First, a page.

Countess deVere, supposedly the twelfth of that line. But the family portraits all bear a very remarkable resemblance to each other,
and there's the case of the unseen husbands, the supposed children that no-one has ever seen, the wealth of ages passing in control
from "mother" to scantily-documented "daughter"... the implications were obvious to a seasoned Vampire hunter like Stockwell. But like his father before him, Stockwell had overestimated his own cleverness. For the Countess likes to play with her food, and she knows that not all Vampires are created equal. Even a stake through her heart will do no more than mildly inconvenience milady; the secret to her demise is much more closely guarded than that. And the chances of this handsome, earnest young do-gooder figuring it out are exactly zero.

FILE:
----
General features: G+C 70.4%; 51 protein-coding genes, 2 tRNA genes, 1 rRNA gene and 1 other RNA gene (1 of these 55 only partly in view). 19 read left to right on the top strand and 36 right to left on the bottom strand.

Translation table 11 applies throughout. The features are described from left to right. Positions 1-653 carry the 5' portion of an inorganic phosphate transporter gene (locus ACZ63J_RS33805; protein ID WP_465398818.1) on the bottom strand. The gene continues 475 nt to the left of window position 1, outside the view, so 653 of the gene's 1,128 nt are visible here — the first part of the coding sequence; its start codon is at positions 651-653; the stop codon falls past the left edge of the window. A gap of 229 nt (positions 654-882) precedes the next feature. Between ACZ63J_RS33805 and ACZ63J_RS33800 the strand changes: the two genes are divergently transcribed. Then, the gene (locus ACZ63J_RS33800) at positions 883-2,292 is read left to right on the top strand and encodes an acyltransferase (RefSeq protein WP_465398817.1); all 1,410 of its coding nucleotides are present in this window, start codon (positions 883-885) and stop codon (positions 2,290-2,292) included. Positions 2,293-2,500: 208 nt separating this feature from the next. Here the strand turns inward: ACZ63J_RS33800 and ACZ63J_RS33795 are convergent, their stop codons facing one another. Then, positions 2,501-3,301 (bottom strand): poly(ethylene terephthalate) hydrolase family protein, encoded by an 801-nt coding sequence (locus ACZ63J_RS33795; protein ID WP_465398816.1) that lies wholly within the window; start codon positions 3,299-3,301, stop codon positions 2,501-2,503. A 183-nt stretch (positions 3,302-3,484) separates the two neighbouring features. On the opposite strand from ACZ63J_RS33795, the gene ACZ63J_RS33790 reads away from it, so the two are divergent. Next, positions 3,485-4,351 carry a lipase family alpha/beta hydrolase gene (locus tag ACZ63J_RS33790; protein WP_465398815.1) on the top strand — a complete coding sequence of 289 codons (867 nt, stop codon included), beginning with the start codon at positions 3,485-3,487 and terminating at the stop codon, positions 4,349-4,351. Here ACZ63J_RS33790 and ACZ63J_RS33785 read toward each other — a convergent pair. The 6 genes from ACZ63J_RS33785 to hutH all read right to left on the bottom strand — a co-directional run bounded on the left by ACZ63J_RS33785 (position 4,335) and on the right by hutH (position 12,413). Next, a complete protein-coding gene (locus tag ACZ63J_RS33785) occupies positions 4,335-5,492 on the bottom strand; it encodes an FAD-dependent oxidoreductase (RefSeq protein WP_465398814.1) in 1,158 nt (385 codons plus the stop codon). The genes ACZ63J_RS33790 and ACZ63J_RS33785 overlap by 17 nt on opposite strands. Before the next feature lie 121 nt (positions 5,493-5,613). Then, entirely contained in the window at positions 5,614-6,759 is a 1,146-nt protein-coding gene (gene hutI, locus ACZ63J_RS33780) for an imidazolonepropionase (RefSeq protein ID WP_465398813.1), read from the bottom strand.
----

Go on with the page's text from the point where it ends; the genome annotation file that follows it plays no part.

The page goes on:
So the Countess plays him for a fool, allowing him to cow her with religious symbols that mean nothing, lock her in steel shackles and a cold iron yoke (which is fae, not vampires - for a moment she thought he might try shooting her with a silver bullet). Oh, she does love to be "helpless", a beast at bay, allowing her captor his moment of triumph. All the sensations of confinement, even the momentary thrill that just maybe this oh-so-clever hunk will actually have figured her out and be a threat to her... all in preparation for her eventual inevitable triumph. You have caged the beast, Master Stockwell, but it is the beast that has captured you. And you would do well to remember the dire imprecations not to gaze into her eyes, for then she will have you in her seductive spell, and you will be craving the opportunity to grovel at her elegantly-pointed toes....